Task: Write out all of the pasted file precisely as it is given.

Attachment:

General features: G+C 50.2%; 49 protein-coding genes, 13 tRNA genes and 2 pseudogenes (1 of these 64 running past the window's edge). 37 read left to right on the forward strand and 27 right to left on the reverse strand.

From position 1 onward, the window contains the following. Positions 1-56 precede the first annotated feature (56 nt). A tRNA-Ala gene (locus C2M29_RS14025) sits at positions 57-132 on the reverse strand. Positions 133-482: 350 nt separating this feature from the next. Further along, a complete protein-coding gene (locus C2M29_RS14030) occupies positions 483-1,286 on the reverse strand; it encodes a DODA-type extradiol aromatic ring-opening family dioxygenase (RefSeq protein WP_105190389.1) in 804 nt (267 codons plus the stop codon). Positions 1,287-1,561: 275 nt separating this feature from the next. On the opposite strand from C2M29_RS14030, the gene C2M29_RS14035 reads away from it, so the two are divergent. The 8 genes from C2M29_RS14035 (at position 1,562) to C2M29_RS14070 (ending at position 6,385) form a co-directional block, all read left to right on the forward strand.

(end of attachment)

General features: G+C 50.2%; 49 protein-coding genes, 13 tRNA genes and 2 pseudogenes (1 of these 64 running past the window's edge). 37 read left to right on the forward strand and 27 right to left on the reverse strand.

From position 1 onward, the window contains the following. Positions 1-56 precede the first annotated feature (56 nt). A tRNA-Ala gene (locus C2M29_RS14025) sits at positions 57-132 on the reverse strand. Positions 133-482: 350 nt separating this feature from the next. Further along, a complete protein-coding gene (locus C2M29_RS14030) occupies positions 483-1,286 on the reverse strand; it encodes a DODA-type extradiol aromatic ring-opening family dioxygenase (RefSeq protein WP_105190389.1) in 804 nt (267 codons plus the stop codon). Positions 1,287-1,561: 275 nt separating this feature from the next. On the opposite strand from C2M29_RS14030, the gene C2M29_RS14035 reads away from it, so the two are divergent. The 8 genes from C2M29_RS14035 (at position 1,562) to C2M29_RS14070 (ending at position 6,385) form a co-directional block, all read left to right on the forward strand.